In order to pursue a career in speech pathology or audiology, residents in the state of Washington need to go through the licensure process and take a higher education program.
There are four different universities at three locations in the state that have met accreditation standards by the American Speech-Language-Hearing Association (ASHA).
The ASHA has been one of the leading certifying organizations in this field since 1952 and it works with the Educational Testing Service (ETS) to provide national Praxis exam standards.
Gaining a degree from these schools will be the first step in gaining a license, which is needed in order to help patients with speech and swallowing disorders.
Popular Washington Locations with SLP Degrees
There are three locations in the state that have institutions offering an ASHA-accredited program. Spokane is home to Eastern Washington University and Washington State University, who offer a Master's degree in speech-language pathology.
The University of Washington is located in Seattle, one of the two institutions that offers a Doctorate in Audiology in addition to a Master's program - the other is Western Washington University in Bellingham. The state's capital city also has many SLP positions available at local rehabilitation and heath care centers.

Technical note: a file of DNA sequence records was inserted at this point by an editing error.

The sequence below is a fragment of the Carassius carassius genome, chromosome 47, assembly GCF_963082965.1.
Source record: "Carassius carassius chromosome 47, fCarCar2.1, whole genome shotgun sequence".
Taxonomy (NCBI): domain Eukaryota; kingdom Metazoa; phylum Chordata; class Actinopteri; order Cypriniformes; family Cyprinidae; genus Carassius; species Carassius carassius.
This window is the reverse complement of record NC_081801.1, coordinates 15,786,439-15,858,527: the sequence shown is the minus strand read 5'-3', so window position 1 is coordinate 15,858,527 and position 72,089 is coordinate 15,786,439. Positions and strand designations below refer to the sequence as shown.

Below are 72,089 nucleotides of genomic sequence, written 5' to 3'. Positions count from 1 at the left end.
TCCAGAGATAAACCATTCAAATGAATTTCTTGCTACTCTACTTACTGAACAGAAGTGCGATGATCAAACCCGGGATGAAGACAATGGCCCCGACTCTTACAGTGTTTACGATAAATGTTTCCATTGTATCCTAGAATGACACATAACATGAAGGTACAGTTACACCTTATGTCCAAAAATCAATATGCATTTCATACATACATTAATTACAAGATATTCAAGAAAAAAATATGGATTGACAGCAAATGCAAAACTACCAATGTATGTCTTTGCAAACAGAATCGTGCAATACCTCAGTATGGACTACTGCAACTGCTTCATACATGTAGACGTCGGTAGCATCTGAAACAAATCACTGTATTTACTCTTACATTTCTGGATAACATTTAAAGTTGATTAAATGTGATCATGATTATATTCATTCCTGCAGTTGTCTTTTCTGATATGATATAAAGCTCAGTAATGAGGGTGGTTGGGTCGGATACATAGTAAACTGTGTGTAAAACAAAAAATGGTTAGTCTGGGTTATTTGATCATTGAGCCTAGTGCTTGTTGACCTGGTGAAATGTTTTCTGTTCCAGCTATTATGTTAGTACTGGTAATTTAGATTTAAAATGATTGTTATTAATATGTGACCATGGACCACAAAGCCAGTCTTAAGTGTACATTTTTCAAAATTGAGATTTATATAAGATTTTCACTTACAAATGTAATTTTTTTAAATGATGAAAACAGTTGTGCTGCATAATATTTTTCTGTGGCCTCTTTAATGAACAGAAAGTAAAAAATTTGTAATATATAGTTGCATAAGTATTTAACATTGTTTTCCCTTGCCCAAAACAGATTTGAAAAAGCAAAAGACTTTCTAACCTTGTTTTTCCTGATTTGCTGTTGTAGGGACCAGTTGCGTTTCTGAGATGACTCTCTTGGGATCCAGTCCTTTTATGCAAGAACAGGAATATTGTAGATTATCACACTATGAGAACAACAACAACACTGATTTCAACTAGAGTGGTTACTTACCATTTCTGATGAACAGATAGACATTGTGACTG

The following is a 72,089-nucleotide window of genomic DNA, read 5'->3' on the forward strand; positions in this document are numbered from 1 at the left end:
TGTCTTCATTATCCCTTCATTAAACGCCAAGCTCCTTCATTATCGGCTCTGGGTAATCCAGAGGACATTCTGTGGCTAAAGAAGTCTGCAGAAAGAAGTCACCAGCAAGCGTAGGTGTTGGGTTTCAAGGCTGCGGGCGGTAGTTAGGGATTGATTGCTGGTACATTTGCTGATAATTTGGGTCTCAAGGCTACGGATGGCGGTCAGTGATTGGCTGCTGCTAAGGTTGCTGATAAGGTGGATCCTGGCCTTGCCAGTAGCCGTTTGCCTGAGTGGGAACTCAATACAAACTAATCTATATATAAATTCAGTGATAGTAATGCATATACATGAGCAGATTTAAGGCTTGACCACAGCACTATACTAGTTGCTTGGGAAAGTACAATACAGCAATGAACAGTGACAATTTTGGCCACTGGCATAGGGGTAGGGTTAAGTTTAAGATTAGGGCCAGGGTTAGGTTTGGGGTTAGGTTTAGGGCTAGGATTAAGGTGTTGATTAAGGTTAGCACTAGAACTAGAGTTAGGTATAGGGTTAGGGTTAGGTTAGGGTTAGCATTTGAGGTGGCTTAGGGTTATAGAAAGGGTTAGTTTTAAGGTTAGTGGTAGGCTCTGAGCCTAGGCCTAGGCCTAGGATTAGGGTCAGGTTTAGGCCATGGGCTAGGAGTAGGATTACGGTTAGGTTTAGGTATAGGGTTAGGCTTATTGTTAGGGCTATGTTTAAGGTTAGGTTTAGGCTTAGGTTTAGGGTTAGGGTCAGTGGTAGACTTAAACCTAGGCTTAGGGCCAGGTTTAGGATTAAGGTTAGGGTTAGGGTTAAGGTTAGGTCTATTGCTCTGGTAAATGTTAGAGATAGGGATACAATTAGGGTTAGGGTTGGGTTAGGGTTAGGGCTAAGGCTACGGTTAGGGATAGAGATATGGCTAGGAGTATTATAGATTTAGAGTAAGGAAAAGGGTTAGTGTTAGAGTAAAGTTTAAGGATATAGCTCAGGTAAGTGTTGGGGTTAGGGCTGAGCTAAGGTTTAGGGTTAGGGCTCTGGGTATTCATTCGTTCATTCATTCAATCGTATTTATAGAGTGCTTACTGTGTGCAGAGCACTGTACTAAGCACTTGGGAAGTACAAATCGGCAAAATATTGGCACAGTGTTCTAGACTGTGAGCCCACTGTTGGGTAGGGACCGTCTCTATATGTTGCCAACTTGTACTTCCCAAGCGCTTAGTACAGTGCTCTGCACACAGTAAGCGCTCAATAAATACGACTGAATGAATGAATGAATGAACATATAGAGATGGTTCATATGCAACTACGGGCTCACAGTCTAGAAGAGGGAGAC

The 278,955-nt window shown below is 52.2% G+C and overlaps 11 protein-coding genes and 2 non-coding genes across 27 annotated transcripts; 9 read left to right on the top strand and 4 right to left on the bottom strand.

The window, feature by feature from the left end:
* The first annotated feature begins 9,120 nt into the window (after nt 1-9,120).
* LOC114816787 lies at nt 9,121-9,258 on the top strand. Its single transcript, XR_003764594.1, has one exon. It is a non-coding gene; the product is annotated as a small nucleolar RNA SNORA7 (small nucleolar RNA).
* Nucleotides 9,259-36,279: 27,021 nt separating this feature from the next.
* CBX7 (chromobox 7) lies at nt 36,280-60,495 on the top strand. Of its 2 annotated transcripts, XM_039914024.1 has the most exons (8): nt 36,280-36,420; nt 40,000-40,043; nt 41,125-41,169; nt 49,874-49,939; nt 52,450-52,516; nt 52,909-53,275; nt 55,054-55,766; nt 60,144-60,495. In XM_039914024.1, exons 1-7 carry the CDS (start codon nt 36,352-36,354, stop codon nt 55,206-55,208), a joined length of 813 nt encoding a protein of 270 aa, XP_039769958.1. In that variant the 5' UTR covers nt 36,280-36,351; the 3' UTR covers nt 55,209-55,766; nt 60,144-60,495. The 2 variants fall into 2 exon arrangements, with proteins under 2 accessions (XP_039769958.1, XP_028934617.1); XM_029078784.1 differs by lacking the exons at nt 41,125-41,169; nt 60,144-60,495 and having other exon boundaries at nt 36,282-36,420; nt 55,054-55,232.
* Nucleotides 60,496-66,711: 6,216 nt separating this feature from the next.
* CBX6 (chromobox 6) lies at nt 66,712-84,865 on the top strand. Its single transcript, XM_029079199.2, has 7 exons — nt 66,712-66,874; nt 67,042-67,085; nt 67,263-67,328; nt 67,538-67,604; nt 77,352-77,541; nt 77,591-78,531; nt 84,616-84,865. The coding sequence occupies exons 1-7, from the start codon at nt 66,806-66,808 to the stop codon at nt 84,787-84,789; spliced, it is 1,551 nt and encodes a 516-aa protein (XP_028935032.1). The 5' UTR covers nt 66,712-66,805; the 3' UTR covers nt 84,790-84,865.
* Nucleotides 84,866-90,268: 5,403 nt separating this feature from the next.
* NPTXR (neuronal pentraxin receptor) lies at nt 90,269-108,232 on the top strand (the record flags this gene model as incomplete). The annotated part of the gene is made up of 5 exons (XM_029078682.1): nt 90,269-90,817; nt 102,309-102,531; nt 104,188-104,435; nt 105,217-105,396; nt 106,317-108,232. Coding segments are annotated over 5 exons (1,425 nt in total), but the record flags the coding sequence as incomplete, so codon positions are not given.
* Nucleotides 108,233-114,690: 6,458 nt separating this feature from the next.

University of Washington - Master of Science in Speech-Language Pathology
The Department of Speech and Hearing Services has a core and medical-focused Master's degree that are both accredited by the ASHA and by completing the program, graduates will be eligible for the Certificate of Clinical Competence. The core program is for full-time students that takes two years to complete, and the curriculum will consist of research methods and disorder studies while working mostly at the clinical facilities on campus. Foundational courses, selecting the subject for the Master's thesis, and determining a specific career pathway in the medical field is what takes place in the first year, and the second year will enable the student to pursue electives and various preparational activities.
The medical format has an emphasis in courses for future professionals in hospitals and rehabilitation clinics, examples being: Advanced Neurological Language Disorders, Assessment and Treatment of Pediatric Dysphagia, Evidence-Based Practice, and a seminar on Traumatic Brain Injury. These will be in place of the electives from the prior degree. In comparison, the core degree is better suited for professionals that will work in schools and universities, or is exploring the practice in general. While the curriculum and practicum will differ between the two programs, there is a full-time internship that culminates either one.
Washington State University - Master of Science in Speech and Hearing Sciences